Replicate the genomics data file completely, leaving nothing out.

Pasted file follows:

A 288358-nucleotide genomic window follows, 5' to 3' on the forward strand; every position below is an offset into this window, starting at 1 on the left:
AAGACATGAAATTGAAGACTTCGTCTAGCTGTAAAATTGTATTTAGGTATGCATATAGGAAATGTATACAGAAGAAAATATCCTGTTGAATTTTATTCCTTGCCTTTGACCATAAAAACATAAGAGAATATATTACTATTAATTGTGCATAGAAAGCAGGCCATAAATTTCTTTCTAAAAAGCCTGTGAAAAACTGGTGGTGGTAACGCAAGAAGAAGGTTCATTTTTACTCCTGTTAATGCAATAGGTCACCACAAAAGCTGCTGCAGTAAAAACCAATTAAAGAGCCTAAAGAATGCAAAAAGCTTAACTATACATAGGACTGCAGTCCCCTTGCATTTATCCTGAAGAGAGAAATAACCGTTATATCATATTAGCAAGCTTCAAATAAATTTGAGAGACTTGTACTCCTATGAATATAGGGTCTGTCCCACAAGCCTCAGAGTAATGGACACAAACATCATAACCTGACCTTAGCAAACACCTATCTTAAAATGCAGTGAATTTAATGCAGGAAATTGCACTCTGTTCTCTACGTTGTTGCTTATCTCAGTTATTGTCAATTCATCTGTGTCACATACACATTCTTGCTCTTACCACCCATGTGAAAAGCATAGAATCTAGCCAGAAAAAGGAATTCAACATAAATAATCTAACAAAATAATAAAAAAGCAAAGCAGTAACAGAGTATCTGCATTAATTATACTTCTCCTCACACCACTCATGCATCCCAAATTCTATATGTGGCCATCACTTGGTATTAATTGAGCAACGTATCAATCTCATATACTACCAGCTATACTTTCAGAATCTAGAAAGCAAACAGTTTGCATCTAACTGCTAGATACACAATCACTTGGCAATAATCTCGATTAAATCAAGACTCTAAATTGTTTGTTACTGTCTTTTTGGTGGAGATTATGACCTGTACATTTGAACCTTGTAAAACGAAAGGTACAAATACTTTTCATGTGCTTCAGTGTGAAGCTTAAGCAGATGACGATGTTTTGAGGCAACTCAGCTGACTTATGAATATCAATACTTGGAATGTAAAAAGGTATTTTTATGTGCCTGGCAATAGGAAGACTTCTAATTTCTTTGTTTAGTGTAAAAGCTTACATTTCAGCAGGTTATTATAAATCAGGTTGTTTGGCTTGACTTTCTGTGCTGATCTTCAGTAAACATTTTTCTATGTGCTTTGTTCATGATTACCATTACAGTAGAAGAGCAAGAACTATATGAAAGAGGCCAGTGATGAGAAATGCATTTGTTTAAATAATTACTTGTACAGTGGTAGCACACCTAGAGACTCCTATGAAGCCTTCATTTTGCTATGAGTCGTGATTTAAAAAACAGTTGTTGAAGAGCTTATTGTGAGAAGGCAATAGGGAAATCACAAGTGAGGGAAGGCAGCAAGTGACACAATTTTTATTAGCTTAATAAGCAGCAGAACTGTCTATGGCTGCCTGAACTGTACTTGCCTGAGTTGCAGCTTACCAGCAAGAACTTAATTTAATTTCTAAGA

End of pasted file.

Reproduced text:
A 288358-nucleotide genomic window follows, 5' to 3' on the forward strand; every position below is an offset into this window, starting at 1 on the left:
AAGACATGAAATTGAAGACTTCGTCTAGCTGTAAAATTGTATTTAGGTATGCATATAGGAAATGTATACAGAAGAAAATATCCTGTTGAATTTTATTCCTTGCCTTTGACCATAAAAACATAAGAGAATATATTACTATTAATTGTGCATAGAAAGCAGGCCATAAATTTCTTTCTAAAAAGCCTGTGAAAAACTGGTGGTGGTAACGCAAGAAGAAGGTTCATTTTTACTCCTGTTAATGCAATAGGTCACCACAAAAGCTGCTGCAGTAAAAACCAATTAAAGAGCCTAAAGAATGCAAAAAGCTTAACTATACATAGGACTGCAGTCCCCTTGCATTTATCCTGAAGAGAGAAATAACCGTTATATCATATTAGCAAGCTTCAAATAAATTTGAGAGACTTGTACTCCTATGAATATAGGGTCTGTCCCACAAGCCTCAGAGTAATGGACACAAACATCATAACCTGACCTTAGCAAACACCTATCTTAAAATGCAGTGAATTTAATGCAGGAAATTGCACTCTGTTCTCTACGTTGTTGCTTATCTCAGTTATTGTCAATTCATCTGTGTCACATACACATTCTTGCTCTTACCACCCATGTGAAAAGCATAGAATCTAGCCAGAAAAAGGAATTCAACATAAATAATCTAACAAAATAATAAAAAAGCAAAGCAGTAACAGAGTATCTGCATTAATTATACTTCTCCTCACACCACTCATGCATCCCAAATTCTATATGTGGCCATCACTTGGTATTAATTGAGCAACGTATCAATCTCATATACTACCAGCTATACTTTCAGAATCTAGAAAGCAAACAGTTTGCATCTAACTGCTAGATACACAATCACTTGGCAATAATCTCGATTAAATCAAGACTCTAAATTGTTTGTTACTGTCTTTTTGGTGGAGATTATGACCTGTACATTTGAACCTTGTAAAACGAAAGGTACAAATACTTTTCATGTGCTTCAGTGTGAAGCTTAAGCAGATGACGATGTTTTGAGGCAACTCAGCTGACTTATGAATATCAATACTTGGAATGTAAAAAGGTATTTTTATGTGCCTGGCAATAGGAAGACTTCTAATTTCTTTGTTTAGTGTAAAAGCTTACATTTCAGCAGGTTATTATAAATCAGGTTGTTTGGCTTGACTTTCTGTGCTGATCTTCAGTAAACATTTTTCTATGTGCTTTGTTCATGATTACCATTACAGTAGAAGAGCAAGAACTATATGAAAGAGGCCAGTGATGAGAAATGCATTTGTTTAAATAATTACTTGTACAGTGGTAGCACACCTAGAGACTCCTATGAAGCCTTCATTTTGCTATGAGTCGTGATTTAAAAAACAGTTGTTGAAGAGCTTATTGTGAGAAGGCAATAGGGAAATCACAAGTGAGGGAAGGCAGCAAGTGACACAATTTTTATTAGCTTAATAAGCAGCAGAACTGTCTATGGCTGCCTGAACTGTACTTGCCTGAGTTGCAGCTTACCAGCAAGAACTTAATTTAATTTCTAAGA